With the current status of the peace process-no formal process that internationally sponsored talks in Doha( Taliban and US) and Moscow(Taliban and Afghan political elite)- Afghan women (and youth) are concerned that any deal with the Taliban will endanger these gains and will mean a return to the days of the Taliban. This because a major concern is that a troop withdrawal will be more important for the U.S. than the specific details of an agreement with the Taliban. Taking a short cut to reach an agreement could then mean that women’s rights will not be a priority for the United States. 
While women generally agree on what should be the read lines in peace negotiations with the Taliban, they also fell that their hard-won gains are on shifting sands given the unpredictable and exclusive nature of peace talks.
In 2000, the United Nations Security Council (UNSC) adopted Resolution 1325 (UNSCR 1325) on Women, Peace, and Security recognizing that women and girls disproportionally suffer from conflict. The Resolution stresses the importance of increasing women’s participation in the prevention, management, and resolution of conflict as well as all matters related to peace and security. To implement UNSCR 1325 and subsequent resolutions that constitute the normative Women, Peace and Security agenda to date, the government of Afghanistan launched the ‘Afghan National Action Plan’ (NAP) in June 2015. However, it was not until April 2018 that an agreement was reached between the Afghan government and the international community about the activity-based budget for the NAP.
The NAP has the potential to be a catalyst for Afghan women’s rights and inclusion, but it requires Afghan women’s meaningful participation so that their voices can effectively become part of peace processes.
To ensure sustainable peace, it is imperative for all actors to come together and support efforts that ensure that Afghan women voices are heard, heeded and included in all phases of a peace-building process at village and district levels.
While Afghan women have so far not been fully recognized or engaged as stakeholders or participants in the current peace talks, women ‘peace-makers’, women’s groups and female leaders all across Afghanistan have been playing key roles in conflict resolution at local, district and national levels, while developing new models of peacebuilding. Especially the grassroots peacebuilding roles are far removed from the spotlights of national level peace negotiations with the Taliban that tend to make the headlines. Such women-led peace initiatives are key in building a culture of peace, as they are the ones taking care of and nurturing the next generation of this country.
For example, elderly women play significant roles in resolving disputes in communities for years, especially in family-related disputes, or disputes involving women and girls. And just last year, dozens of women joined the Helmand sit in and Jalalabad peace march urging parties to a ceasefire. Their choice to speak out and urge parties to end the conflict is an indication that the Afghan women are now more confident and encouraged to play their part in the future discourse of their country.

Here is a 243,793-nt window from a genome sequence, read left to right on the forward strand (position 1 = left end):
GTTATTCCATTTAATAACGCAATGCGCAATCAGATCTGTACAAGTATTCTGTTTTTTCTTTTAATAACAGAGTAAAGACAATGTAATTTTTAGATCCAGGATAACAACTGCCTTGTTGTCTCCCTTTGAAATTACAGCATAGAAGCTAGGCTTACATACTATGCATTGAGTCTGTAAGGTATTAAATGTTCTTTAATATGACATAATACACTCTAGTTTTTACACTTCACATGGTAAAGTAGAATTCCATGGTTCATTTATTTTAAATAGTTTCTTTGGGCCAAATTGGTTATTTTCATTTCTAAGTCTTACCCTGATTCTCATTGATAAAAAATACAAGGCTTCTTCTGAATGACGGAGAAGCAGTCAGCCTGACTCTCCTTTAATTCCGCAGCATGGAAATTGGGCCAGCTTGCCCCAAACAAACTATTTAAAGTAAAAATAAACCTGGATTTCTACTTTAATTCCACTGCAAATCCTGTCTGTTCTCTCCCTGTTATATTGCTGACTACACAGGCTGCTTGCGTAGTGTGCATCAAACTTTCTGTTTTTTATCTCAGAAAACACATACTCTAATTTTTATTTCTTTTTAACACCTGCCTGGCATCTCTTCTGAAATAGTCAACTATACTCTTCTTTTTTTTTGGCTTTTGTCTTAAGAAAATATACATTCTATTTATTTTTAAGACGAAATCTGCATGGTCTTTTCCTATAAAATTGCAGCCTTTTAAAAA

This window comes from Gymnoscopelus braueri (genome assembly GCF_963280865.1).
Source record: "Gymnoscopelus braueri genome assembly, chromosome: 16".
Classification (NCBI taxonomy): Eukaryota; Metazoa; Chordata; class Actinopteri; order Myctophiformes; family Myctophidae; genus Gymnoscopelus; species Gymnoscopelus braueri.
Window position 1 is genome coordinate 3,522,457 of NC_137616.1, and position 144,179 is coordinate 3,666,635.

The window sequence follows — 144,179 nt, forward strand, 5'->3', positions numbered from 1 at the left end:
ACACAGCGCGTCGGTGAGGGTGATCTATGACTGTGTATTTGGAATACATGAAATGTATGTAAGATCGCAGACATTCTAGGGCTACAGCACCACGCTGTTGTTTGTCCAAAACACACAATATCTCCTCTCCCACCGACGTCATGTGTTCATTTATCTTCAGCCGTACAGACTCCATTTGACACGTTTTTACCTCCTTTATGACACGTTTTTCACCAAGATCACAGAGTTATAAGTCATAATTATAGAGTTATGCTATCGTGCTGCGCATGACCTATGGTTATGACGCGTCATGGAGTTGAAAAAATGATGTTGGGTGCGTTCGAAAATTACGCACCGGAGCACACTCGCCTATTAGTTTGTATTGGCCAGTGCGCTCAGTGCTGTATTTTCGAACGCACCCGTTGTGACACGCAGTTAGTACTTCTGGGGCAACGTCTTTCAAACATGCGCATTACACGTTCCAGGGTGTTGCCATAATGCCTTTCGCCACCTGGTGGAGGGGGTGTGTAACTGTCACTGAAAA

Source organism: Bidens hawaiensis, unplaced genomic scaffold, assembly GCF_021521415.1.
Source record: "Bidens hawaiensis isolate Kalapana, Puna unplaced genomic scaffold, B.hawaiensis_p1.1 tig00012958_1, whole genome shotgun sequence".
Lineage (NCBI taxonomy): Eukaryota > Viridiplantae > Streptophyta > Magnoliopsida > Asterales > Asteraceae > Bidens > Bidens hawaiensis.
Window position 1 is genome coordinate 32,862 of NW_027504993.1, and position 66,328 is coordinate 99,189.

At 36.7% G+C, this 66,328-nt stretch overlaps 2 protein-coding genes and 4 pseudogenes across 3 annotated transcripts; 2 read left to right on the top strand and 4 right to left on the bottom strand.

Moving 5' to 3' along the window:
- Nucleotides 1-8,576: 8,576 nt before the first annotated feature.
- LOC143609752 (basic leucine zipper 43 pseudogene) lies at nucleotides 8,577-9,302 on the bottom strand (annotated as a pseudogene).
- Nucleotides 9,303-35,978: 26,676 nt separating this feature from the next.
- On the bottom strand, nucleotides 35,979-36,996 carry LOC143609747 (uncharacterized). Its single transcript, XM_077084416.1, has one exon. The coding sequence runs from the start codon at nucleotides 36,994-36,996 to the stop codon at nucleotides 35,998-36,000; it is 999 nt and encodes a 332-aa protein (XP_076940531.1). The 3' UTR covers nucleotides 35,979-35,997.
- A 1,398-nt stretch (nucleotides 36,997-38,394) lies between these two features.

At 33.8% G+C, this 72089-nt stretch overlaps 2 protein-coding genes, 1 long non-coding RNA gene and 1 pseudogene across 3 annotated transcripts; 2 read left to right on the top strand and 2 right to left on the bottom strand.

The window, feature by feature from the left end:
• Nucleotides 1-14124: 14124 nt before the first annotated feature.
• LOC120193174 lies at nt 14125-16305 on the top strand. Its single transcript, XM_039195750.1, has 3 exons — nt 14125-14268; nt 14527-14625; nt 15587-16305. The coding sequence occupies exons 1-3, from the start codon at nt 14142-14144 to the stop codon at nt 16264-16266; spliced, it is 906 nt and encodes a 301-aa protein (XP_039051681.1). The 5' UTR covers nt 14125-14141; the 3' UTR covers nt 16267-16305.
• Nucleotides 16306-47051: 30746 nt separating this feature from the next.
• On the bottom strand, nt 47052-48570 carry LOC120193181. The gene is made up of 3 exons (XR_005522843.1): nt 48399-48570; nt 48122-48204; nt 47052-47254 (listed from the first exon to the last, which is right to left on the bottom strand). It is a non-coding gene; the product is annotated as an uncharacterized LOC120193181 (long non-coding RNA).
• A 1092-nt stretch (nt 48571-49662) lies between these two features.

However, given the current pace of talks with the Taliban, Afghan women rightly fear that their hard-earned gains and advancement could be jeopardized. Organisations such as the Afghan Women Network (AWN) have spoken out and demanded that Afghan women should be considered as an important part of any peace negotiations. Women’s participation in the Bonn conference paved the way for their active contribution to the country’s social, economic, legal, cultural and political matters. We must build on the best practices and ensure women have meaningful participation in the current peace processes. 
Surprisingly, some external voices have been critical of these demands. A key example is a public opinion piece by Cheryl Benard – the wife of U.S. special Envoy Zalmay – who stated that Afghan women have not actually been fighting for their rights, but only demanded that others (namely the U.S.) ensure their rights are protected. Not only does it seem a conflict of interest that she issues such statements, but more importantly; the article diminishes all the hard work done by Afghan women in the past eighteen years. A response to this article by Palwasha Hassan was published describing Afghan women’s fight so far, and stating that women were claiming their rights long before receiving support of the United States and other counties. Insinuating anything less is not only incorrect but also hurts their cause.
“We believe that any peace that threatens Afghan women’s rights, freedoms and gains will not be sustainable. Temporary restrictions on women’s rights in the name of peace and security is utterly unacceptable. Therefore, on the conclusion of any peace agreement, women’s rights to life, education, healthcare, freedom of movement, right to engage in political and economic activities and so on must be guaranteed.” Afghan women Network six points agenda in the run-up to the Moscow talks in February